He gave it a try and opened a house near the Barrière de Sèvres, offering two apartments, four single bedrooms, four twin bedrooms and a six-bed room, the rest of the house being reserved for staff. According to his calculations, he could accommodate 2,000 associates, but would only accept 1,200. He offered to send a coach at his own expense to look for the patient, but he had to face several obstacles: once the field was unsuitable for such a destination; another time a Great "stood in the way"; in vain… the first stone was not laid!

The second draft of 1770

In 1770, De Chamousset wrote a “memoir on health insurance companies” in which he asked the king to be able to set up a company “because it is the wisdom of governments to authorize any company that has a useful purpose and to appoint commissioners to ensure that the promises made to the public by these companies are fulfilled ”. It is based on the existence of insurance against shipwrecks and fires, so why not insurance against illnesses even if the risk is more frequent; and "the more the companies heal the sick, and the faster they heal, the more associates will come to register and contribute."

In this new brief, he also wants to expand his establishment to increase to 30,000 insured, with three hundred beds divided into four different classes: 16,800 associates installed in rooms with twenty-four beds, beds separated by partitions, the front closed. by a curtain, the contribution would be twelve pounds per year per bed; 9,600 associates distributed in forty eight rooms with two beds, bed covers and painted curtains, a particular fire and a guard, a contribution of twenty four pounds per year per bed; 3,000 associates for thirty one-bed rooms, furnished room, service provided as a rich man can be at home, if he wishes by his servant who would be fed by the establishment, a contribution of thirty pounds per year ; 600 associates in six three-room apartments, an antechamber with a private drink, care provided by the establishment, the membership fee would be sixty pounds annually.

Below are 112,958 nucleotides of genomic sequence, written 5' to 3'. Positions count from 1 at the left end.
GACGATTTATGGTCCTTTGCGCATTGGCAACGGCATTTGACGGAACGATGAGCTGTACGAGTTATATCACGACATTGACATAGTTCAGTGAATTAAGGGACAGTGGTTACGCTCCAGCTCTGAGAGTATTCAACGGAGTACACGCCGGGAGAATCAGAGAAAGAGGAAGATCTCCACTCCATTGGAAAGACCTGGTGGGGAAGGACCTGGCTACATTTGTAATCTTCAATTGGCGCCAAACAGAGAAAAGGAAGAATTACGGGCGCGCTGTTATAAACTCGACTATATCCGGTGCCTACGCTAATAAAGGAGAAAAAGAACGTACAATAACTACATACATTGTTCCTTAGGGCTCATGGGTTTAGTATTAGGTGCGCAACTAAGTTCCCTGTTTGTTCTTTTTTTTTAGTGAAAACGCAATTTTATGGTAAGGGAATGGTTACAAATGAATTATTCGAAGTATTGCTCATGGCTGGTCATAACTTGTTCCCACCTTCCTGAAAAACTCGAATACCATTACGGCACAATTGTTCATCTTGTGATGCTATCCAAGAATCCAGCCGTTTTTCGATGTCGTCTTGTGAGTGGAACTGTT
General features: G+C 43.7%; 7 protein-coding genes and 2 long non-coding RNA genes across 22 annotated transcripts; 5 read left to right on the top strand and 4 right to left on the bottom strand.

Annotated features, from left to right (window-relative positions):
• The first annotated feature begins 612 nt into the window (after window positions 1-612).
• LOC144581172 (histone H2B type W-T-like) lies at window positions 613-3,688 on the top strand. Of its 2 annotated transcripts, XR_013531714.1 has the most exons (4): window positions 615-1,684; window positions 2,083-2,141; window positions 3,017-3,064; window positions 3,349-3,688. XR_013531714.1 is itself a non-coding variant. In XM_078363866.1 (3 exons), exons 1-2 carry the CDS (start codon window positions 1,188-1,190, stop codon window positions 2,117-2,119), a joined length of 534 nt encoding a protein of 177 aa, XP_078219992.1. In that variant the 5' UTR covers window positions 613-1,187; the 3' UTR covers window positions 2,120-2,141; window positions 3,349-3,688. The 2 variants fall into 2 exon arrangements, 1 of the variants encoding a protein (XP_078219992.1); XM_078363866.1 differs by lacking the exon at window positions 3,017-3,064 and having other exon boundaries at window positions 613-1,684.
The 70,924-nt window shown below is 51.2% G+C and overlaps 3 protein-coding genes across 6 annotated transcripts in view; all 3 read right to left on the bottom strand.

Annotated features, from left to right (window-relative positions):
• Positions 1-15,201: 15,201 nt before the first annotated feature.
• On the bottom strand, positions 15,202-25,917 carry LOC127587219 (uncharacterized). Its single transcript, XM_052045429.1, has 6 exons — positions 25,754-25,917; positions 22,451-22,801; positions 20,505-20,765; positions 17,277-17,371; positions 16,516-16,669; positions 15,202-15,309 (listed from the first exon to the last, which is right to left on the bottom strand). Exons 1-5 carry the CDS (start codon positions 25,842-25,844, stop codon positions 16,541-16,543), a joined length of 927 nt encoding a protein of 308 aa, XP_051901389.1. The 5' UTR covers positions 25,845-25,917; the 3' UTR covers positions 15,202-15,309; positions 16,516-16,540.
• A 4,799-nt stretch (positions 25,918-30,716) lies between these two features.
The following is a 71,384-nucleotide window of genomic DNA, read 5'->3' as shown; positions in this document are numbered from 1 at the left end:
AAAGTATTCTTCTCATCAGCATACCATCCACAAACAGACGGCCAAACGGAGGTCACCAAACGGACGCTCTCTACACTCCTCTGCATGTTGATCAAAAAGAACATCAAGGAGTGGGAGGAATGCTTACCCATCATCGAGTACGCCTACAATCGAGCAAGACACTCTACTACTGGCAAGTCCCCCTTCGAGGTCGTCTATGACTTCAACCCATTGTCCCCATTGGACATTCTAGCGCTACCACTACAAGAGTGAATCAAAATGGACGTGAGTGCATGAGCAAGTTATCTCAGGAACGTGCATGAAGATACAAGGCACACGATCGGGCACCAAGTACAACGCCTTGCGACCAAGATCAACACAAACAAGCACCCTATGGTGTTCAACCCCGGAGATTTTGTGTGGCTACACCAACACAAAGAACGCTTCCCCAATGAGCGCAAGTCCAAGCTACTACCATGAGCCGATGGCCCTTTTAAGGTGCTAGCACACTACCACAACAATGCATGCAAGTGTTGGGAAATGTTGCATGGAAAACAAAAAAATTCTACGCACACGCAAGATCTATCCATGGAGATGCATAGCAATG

The minimum age would be ten, and a maximum of fifty, with an additional clause: entered into the association without having left it, one could not be excluded from it whatever age one arrives; relief and care would be identical in all classes "same surgeons, same doctors, same broth and same drugs".

For him, it was a viable project: with his calculations, he would get revenue of 576,000 pounds for expenditure of 288,000 pounds. He would share an amount of 240,000 pounds from the balance to expand the premises, and a "distribution among the 3,000 shareholders who would subscribe at the rate of 200 pounds per share, each giving 80 pounds of annuity." These actions would give an immediate contribution of 600,000 pounds to rebuild a house with three hundred additional beds….

However, Medicare did not see the light of day ... before 1945

To arrive at the construction of his House, De Chamousset proposed a lottery "the tickets, numbering 30,000, at the rate of one ticket for each place of partner, would give 900 lots, of which the highest of 600 pounds and the lesser of 10 pounds, would be taken out of the profits up to 27,630 pounds ”, thus he would recover potential customers!

Everyone approved of his plan, it was "sweet to think that you could see the disturbance of his health, by the certainty of seeing at the same time all the means dependent on humanity coming together to restore it". He even proposed to exclude himself from the shareholders, to reform the project according to new ideas ... nothing helped! Few people wanted to untie their purse strings ... and really, a similar system did not come into being until 1945 ... about 200 years later!

Source: Picturesque France reviewed for the 3rd quarter of 2011: extracts from "Complete works of M. de Chamousset" published in 1783 - "Journal des savants" published in 1770 - "Views of a citizen" published in 1757

Video: Private Health Insurance (January 2022).